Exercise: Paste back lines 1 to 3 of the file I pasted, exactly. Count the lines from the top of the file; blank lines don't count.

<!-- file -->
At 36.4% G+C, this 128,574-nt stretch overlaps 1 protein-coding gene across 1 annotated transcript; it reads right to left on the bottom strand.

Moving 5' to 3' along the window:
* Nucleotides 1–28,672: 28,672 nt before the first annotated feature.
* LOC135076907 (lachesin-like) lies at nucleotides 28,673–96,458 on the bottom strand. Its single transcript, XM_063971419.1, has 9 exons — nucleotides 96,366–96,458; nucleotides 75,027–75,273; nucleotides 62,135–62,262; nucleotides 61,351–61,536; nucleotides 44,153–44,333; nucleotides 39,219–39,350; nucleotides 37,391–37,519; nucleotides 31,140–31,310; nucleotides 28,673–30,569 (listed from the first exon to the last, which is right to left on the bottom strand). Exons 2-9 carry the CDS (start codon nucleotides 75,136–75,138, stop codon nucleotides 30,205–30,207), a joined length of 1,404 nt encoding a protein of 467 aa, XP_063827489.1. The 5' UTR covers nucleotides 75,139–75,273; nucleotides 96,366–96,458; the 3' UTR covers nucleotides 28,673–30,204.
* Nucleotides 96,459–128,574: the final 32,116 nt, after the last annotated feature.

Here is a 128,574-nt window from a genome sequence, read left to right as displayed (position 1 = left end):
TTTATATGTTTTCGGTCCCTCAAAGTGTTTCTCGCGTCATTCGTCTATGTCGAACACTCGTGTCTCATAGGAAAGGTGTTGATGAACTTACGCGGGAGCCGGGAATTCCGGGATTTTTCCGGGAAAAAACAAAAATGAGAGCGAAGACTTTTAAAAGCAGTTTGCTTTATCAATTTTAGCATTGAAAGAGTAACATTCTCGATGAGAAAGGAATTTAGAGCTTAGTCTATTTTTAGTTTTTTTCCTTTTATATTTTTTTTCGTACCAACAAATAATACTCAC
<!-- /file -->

At 36.4% G+C, this 128,574-nt stretch overlaps 1 protein-coding gene across 1 annotated transcript; it reads right to left on the bottom strand.

Moving 5' to 3' along the window:
* Nucleotides 1–28,672: 28,672 nt before the first annotated feature.